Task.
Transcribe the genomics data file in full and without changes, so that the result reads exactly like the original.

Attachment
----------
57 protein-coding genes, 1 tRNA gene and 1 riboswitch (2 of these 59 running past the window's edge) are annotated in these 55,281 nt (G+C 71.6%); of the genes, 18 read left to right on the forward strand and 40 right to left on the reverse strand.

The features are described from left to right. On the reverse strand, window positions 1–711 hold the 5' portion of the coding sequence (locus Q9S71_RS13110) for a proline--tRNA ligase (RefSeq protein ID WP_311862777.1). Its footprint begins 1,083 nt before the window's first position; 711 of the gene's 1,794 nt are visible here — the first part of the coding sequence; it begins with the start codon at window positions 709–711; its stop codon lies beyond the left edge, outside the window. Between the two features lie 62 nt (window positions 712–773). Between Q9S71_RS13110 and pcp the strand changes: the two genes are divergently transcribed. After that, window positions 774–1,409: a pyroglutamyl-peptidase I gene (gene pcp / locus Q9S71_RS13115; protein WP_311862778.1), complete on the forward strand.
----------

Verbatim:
57 protein-coding genes, 1 tRNA gene and 1 riboswitch (2 of these 59 running past the window's edge) are annotated in these 55,281 nt (G+C 71.6%); of the genes, 18 read left to right on the forward strand and 40 right to left on the reverse strand.

The features are described from left to right. On the reverse strand, window positions 1–711 hold the 5' portion of the coding sequence (locus Q9S71_RS13110) for a proline--tRNA ligase (RefSeq protein ID WP_311862777.1). Its footprint begins 1,083 nt before the window's first position; 711 of the gene's 1,794 nt are visible here — the first part of the coding sequence; it begins with the start codon at window positions 709–711; its stop codon lies beyond the left edge, outside the window. Between the two features lie 62 nt (window positions 712–773). Between Q9S71_RS13110 and pcp the strand changes: the two genes are divergently transcribed. After that, window positions 774–1,409: a pyroglutamyl-peptidase I gene (gene pcp / locus Q9S71_RS13115; protein WP_311862778.1), complete on the forward strand.